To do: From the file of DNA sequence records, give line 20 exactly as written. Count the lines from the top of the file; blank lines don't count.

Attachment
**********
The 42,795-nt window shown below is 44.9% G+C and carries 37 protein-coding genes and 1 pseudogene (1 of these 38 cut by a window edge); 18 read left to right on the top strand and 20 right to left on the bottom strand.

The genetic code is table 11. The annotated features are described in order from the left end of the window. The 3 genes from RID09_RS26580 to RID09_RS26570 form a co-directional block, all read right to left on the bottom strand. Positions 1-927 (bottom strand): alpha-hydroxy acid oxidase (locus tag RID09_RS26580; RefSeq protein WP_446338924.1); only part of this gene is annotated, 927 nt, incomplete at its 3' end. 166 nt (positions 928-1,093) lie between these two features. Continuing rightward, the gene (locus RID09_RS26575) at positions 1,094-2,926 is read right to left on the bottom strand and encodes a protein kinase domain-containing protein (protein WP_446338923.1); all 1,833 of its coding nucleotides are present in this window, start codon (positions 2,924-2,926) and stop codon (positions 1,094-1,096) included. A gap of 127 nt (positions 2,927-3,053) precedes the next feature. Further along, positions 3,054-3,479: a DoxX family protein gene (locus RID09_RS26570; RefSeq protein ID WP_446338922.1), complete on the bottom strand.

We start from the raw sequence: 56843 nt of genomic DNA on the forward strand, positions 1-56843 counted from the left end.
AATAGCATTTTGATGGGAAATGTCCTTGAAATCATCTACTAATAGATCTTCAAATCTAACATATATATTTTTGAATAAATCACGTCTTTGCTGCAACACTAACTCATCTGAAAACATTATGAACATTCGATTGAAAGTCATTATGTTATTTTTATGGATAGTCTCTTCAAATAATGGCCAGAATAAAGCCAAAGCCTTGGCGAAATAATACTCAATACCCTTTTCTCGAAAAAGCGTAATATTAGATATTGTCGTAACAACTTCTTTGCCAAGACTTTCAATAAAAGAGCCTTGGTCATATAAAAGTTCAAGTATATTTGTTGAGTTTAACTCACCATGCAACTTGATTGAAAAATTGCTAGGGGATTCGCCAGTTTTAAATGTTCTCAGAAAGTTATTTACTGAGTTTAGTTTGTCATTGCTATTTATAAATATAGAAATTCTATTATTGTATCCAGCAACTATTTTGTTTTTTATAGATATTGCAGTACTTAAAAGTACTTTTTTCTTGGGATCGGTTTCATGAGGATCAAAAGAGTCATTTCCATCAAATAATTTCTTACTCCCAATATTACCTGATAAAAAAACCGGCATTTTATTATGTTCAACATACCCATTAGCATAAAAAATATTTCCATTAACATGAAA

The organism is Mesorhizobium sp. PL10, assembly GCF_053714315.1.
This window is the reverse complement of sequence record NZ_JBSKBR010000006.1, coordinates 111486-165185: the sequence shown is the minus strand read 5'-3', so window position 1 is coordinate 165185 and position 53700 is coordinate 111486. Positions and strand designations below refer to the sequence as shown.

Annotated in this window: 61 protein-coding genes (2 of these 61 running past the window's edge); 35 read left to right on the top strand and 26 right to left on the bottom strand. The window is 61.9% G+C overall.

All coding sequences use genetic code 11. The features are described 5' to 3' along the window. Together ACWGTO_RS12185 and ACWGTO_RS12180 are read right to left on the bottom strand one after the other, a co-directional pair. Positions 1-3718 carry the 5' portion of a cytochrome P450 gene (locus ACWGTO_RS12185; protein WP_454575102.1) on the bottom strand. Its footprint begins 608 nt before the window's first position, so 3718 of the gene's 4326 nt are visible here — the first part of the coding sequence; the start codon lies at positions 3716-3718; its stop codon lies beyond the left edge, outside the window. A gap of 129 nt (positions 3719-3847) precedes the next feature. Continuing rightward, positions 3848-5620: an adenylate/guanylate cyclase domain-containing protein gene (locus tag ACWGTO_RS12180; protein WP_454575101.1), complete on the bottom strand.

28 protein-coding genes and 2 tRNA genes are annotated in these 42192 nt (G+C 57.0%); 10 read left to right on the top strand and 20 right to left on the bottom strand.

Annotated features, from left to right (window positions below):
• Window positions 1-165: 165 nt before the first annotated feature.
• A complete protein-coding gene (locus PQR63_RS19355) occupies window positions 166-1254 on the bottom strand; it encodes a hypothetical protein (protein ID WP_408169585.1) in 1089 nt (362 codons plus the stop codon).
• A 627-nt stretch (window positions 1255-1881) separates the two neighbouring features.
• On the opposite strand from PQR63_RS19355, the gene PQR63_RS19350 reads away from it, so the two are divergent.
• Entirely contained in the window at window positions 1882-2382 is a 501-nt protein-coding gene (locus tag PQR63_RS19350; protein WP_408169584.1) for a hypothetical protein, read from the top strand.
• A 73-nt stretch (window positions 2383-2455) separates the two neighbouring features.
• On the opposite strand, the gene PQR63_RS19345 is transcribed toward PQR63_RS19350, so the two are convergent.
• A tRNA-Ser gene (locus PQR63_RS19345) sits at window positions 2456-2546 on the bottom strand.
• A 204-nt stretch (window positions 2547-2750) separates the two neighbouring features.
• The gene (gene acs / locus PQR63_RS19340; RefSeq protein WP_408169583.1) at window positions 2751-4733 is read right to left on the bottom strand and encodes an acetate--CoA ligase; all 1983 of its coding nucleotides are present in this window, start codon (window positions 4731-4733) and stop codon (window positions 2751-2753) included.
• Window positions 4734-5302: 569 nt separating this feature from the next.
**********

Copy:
• The gene (gene acs / locus PQR63_RS19340; RefSeq protein WP_408169583.1) at window positions 2751-4733 is read right to left on the bottom strand and encodes an acetate--CoA ligase; all 1983 of its coding nucleotides are present in this window, start codon (window positions 4731-4733) and stop codon (window positions 2751-2753) included.